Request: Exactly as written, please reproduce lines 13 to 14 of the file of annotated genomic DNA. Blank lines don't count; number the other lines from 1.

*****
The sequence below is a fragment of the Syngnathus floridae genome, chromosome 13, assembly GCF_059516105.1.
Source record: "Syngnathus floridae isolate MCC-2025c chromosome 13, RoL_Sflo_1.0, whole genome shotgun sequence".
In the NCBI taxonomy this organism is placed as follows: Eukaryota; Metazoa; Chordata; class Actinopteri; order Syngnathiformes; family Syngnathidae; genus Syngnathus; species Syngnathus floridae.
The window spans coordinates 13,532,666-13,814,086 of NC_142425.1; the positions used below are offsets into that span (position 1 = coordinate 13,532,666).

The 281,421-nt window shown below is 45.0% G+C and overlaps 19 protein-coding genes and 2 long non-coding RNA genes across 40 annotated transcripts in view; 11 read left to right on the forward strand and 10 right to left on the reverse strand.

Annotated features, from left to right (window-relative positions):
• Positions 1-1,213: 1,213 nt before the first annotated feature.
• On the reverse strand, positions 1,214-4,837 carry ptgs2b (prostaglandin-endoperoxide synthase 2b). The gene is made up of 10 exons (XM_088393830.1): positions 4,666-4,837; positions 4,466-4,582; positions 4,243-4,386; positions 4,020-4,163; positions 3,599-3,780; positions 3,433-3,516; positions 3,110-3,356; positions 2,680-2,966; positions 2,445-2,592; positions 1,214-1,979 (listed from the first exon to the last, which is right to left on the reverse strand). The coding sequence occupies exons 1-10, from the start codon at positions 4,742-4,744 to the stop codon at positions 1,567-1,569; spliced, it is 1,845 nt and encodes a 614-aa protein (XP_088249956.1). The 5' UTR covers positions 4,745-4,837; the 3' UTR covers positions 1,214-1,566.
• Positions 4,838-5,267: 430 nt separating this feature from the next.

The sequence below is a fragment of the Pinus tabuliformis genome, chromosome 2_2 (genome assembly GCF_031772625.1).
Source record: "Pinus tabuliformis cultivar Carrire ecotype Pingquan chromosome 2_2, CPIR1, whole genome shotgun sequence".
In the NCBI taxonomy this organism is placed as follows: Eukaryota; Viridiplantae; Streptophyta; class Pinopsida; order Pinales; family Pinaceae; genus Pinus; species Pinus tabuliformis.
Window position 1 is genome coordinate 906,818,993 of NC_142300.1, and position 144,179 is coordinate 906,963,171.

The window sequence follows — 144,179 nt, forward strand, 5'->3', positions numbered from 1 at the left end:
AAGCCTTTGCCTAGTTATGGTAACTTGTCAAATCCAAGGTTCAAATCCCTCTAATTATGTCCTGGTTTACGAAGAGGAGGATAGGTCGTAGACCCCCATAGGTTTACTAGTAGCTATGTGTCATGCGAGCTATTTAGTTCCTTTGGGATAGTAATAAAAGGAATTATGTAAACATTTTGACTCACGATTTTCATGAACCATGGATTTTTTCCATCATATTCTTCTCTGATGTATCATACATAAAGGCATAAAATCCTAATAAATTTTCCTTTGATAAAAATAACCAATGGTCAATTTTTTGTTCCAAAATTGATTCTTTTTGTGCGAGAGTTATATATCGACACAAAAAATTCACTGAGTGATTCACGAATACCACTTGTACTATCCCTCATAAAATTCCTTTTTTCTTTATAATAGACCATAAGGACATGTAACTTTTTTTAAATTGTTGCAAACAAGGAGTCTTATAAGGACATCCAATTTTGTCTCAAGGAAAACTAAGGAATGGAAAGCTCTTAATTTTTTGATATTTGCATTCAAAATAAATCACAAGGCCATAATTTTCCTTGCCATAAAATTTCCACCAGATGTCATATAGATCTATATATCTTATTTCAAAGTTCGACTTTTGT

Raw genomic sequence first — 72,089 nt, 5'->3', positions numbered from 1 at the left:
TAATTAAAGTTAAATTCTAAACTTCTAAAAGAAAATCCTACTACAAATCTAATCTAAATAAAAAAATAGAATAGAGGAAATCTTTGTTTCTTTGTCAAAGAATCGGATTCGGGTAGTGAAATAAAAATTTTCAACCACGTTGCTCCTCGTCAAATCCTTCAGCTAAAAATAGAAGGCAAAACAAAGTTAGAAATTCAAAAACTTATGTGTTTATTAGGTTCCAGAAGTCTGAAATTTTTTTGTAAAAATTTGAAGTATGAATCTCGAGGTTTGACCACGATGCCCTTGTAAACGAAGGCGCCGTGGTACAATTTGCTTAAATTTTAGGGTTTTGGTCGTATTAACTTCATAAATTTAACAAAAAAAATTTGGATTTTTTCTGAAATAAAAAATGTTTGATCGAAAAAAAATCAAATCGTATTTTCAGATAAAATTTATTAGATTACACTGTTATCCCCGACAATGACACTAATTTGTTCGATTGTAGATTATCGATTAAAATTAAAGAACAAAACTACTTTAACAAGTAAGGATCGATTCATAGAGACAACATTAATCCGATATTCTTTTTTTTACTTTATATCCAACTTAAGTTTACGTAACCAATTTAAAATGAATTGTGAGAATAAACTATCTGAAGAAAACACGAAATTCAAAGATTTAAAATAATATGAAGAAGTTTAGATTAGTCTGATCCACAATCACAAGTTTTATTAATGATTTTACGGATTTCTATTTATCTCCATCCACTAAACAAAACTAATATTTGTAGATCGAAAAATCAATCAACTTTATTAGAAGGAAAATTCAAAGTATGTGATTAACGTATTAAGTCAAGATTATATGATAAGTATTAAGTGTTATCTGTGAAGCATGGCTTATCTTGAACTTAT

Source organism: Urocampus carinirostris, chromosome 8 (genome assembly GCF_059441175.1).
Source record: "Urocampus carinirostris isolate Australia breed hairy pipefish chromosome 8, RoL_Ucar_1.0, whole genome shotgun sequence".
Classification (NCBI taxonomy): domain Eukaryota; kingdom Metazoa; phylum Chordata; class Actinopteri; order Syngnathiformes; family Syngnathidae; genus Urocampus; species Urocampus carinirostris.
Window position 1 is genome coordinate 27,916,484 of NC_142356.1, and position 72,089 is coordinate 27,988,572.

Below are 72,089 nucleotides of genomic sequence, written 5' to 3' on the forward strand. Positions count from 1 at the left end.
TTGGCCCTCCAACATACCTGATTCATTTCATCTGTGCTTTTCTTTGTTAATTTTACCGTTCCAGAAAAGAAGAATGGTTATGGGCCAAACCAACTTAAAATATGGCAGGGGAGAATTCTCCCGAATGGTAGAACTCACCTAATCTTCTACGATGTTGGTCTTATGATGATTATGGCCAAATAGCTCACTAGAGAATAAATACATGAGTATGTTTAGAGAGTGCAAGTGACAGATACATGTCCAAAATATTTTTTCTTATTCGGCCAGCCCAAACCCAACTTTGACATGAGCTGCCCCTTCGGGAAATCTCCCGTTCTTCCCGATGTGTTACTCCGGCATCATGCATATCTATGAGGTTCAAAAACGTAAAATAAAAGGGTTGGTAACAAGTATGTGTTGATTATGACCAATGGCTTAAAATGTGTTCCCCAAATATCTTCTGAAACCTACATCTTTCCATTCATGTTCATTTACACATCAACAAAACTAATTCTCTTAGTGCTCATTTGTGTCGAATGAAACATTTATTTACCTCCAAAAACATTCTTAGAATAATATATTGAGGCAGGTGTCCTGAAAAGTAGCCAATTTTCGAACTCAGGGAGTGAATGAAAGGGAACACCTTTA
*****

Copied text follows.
Window position 1 is genome coordinate 906,818,993 of NC_142300.1, and position 144,179 is coordinate 906,963,171.

The window sequence follows — 144,179 nt, forward strand, 5'->3', positions numbered from 1 at the left end: